/ android

Using ToolBars In Your Apps

Should we replace ActionBar by ToolBar?

My answer for the question is YES.

According developer.android.com, a Toolbar is a generalization of action bars for use within application layouts. While an action bar is traditionally part of an Activity's opaque window decor controlled by the framework, a Toolbar may be placed at any arbitrary level of nesting within a view hierarchy. An application may choose to designate a Toolbar as the action bar for an Activity using the setActionBar() method.

Toolbar supports a more focused feature set than ActionBar. From start to end, a toolbar may contain a combination of the following optional elements:

  • A navigation button. This may be an Up arrow, navigation menu toggle, close, collapse, done or another glyph of the app’s choosing. This button should always be used to access other navigational destinations within the container of the Toolbar and its signified content or otherwise leave the current context signified by the Toolbar. The navigation button is vertically aligned within the Toolbar’s minimum height, if set.
  • A branded logo image. This may extend to the height of the bar and can be arbitrarily wide.
  • A title and subtitle. The title should be a signpost for the Toolbar’s current position in the navigation hierarchy and the content contained there. The subtitle, if present should indicate any extended information about the current content. If an app uses a logo image it should strongly consider omitting a title and subtitle.
  • One or more custom views. The application may add arbitrary child views to the Toolbar. They will appear at this position within the layout. If a child view’s Toolbar.LayoutParams indicates a Gravity value of CENTER_HORIZONTAL the view will attempt to center within the available space remaining in the Toolbar after all other elements have been measured.
  • An action menu. The menu of actions will pin to the end of the Toolbar offering a few frequent, important or typical actions along with an optional overflow menu for additional actions. Action buttons are vertically aligned within the Toolbar’s minimum height, if set.

In modern Android UIs developers should lean more on a visually distinct color scheme for toolbars than on their application icon. The use of application icon plus title as a standard layout is discouraged on API 21 devices and newer. But you can use ToolBar on pre-Lollipop devices(from API level 7 and up) with support library AppCompat v21.

With ToolBar:

  • You can easily customize toolbar
  • You can add many widgets inside toolbar
  • You can add many toolbar in your view
  • You have freedom to place it anywhere in the parent layout
  • They have own handling/managing of it child view

In this article, I wil show you how to implement ToolBar in us apps.

Create new project with Android Studio

Creating a new project using Android Studio is straightforward:
android_toolbar_create_project

Add Support Library

In module’s build.gradle file, add the AppCompat v7 to dependencies block.

dependencies { compile fileTree(dir: 'libs', include: ['*.jar'])
compile 'com.android.support:appcompat-v7:22.2.1' }

Edit Your Theme

In your file res/values/styles.xml, you must use the Theme.AppCompat as your base theme. I use Theme.AppCompat.Light.NoActionBar

<style name="AppTheme" parent="Theme.AppCompat.Light.NoActionBar">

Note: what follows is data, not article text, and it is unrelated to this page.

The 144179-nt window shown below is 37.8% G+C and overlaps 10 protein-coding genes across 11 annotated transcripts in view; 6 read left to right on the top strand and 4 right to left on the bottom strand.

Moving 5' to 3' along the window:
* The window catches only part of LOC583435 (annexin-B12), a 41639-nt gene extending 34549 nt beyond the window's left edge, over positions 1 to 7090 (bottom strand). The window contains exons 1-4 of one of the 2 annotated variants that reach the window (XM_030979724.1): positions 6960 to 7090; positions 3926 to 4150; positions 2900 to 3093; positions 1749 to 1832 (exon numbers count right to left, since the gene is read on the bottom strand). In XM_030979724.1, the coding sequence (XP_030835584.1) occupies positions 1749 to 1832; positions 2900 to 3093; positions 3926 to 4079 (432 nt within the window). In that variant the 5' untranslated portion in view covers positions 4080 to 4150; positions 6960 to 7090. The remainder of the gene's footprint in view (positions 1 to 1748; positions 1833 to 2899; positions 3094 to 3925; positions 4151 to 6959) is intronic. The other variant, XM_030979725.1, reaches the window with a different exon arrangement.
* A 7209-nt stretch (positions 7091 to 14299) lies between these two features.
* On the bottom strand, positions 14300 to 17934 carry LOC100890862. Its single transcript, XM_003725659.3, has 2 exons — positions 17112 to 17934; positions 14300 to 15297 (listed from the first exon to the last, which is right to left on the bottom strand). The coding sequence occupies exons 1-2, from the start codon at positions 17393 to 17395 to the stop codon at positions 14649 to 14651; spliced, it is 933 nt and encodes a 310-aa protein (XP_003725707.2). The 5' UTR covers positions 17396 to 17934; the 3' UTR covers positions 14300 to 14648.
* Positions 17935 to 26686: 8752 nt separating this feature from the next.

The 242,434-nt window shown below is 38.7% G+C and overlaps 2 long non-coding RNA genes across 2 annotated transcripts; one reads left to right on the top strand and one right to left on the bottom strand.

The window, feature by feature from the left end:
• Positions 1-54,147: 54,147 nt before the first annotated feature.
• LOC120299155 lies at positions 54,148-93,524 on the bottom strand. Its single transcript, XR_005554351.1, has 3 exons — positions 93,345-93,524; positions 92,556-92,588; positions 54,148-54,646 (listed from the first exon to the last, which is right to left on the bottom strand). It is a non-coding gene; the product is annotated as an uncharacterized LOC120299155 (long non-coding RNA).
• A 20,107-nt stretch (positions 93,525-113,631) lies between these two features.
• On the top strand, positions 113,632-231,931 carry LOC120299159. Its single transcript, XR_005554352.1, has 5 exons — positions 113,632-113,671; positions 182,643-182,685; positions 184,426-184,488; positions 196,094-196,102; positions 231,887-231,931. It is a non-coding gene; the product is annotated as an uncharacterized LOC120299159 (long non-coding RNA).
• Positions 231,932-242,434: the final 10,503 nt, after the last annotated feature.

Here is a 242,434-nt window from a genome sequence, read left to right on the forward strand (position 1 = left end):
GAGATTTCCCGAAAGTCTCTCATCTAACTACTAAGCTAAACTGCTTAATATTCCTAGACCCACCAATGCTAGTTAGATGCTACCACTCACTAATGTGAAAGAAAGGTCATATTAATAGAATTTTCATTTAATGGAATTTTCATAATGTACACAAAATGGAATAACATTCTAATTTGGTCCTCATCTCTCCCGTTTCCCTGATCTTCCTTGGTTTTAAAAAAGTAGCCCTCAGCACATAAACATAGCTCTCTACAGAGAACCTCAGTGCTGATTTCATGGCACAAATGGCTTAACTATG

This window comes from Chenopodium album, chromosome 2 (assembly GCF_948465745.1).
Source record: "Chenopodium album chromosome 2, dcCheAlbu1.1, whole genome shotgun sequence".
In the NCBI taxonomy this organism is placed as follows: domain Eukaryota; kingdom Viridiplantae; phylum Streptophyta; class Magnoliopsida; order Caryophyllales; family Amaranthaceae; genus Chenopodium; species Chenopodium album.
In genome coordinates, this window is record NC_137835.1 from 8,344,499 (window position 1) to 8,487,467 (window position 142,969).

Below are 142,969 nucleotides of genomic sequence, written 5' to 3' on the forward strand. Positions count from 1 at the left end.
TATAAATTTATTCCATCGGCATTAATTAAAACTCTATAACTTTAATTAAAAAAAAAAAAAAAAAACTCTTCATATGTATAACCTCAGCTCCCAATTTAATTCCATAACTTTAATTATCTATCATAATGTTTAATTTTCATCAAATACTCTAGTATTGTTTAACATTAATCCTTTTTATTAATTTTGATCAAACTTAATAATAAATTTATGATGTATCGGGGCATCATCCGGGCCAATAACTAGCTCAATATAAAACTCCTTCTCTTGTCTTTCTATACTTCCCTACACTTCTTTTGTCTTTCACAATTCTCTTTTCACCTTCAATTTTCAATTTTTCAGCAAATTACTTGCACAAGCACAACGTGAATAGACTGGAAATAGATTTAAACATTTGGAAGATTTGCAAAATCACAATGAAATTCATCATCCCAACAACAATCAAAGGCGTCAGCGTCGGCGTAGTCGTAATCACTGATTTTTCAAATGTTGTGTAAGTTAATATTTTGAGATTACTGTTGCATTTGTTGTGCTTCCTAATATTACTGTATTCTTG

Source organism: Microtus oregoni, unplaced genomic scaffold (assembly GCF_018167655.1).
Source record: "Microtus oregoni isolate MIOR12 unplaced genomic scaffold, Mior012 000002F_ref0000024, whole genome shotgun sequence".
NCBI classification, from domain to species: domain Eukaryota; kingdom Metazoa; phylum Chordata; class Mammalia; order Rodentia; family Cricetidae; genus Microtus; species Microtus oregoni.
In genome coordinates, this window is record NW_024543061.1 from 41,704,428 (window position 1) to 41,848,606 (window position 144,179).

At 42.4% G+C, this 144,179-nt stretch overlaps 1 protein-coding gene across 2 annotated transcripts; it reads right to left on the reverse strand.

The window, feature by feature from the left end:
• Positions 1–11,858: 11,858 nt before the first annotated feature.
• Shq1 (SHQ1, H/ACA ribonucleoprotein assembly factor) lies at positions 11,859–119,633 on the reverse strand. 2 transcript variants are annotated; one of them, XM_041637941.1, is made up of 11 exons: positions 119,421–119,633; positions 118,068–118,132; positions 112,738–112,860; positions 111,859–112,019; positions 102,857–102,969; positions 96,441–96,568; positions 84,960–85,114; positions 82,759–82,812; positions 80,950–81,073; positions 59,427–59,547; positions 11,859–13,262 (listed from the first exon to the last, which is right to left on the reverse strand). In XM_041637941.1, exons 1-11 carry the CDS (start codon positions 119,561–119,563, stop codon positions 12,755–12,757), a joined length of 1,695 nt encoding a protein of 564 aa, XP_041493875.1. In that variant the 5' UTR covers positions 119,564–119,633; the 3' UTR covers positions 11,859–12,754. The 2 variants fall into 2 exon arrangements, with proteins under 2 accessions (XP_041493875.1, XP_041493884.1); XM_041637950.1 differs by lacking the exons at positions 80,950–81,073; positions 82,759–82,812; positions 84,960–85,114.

<!-- Customize your theme here. -->
</style>

If you don’t use NoActionBar theme, you must set two special attributes android:windowNoTitle and android:windowActionBar to tell Android we will be using a Toolbar instead of the Action Bar.

<style name="AppTheme" parent="@android:style/Theme.Material.Light.DarkActionBar">
  <item name="android:windowNoTitle">true</item>
  <!--We will be using the toolbar so no need to show ActionBar-->
  <item name="android:windowActionBar">false</item>
</style>

Create your ToolBar widget in XML layout file

<RelativeLayout
  xmlns:android="http://schemas.android.com/apk/res/android" 
  xmlns:tools="http://schemas.android.com/tools" 
  android:layout_width="match_parent" 
  android:layout_height="match_parent" 
  tools:context=".MainActivity">

  <android.support.v7.widget.Toolbar 
    xmlns:android="http://schemas.android.com/apk/res/android" 
    android:id="@+id/toolbar"
    android:layout_width="match_parent" 
    android:layout_height="wrap_content" 
    android:background="#E91E63"
    android:minHeight="?android:attr/actionBarSize" /> 
</RelativeLayout>

After add ToolBar widget in XML layout file, you can run your module and see result.

android_toolbar_show

Setup standalone ToolBar in code

Declare a ToolBar field, toolbar. Then we get a reference to the Toolbar widget and apply our custom settings:

Toolbar toolbar = (Toolbar) findViewById(R.id.toolbar);
toolbar.setLogo(R.drawable.icon);
toolbar.setLogoDescription("This is logo description");
toolbar.setTitle("This is title");
toolbar.setTitleTextColor(Color.parseColor("#ffffff"));
toolbar.setSubtitle("This is subtitle");
toolbar.setSubtitleTextColor(Color.parseColor("#a4a4a4"));
toolbar.inflateMenu(R.menu.menu_main);

The result:

android_toolbar_show2

Listening for menu item selections

We need to include the Toolbar class’s setOnMenuItemClickListener() method to listen for when the menu’s Action item is selected:

 toolbar.setOnMenuItemClickListener(new Toolbar.OnMenuItemClickListener() {
  @Override public boolean onMenuItemClick(MenuItem menuItem) {
   Toast.makeText(MainActivity.this, "Setting Action item selected", Toast.LENGTH_LONG).show();
   return true;
  }
 });

android_toolbar_show3

Conclusion

In this article, I make the simple demo for ToolBar, but this is not fully. You must find out more about ToolBar to use this into your apps.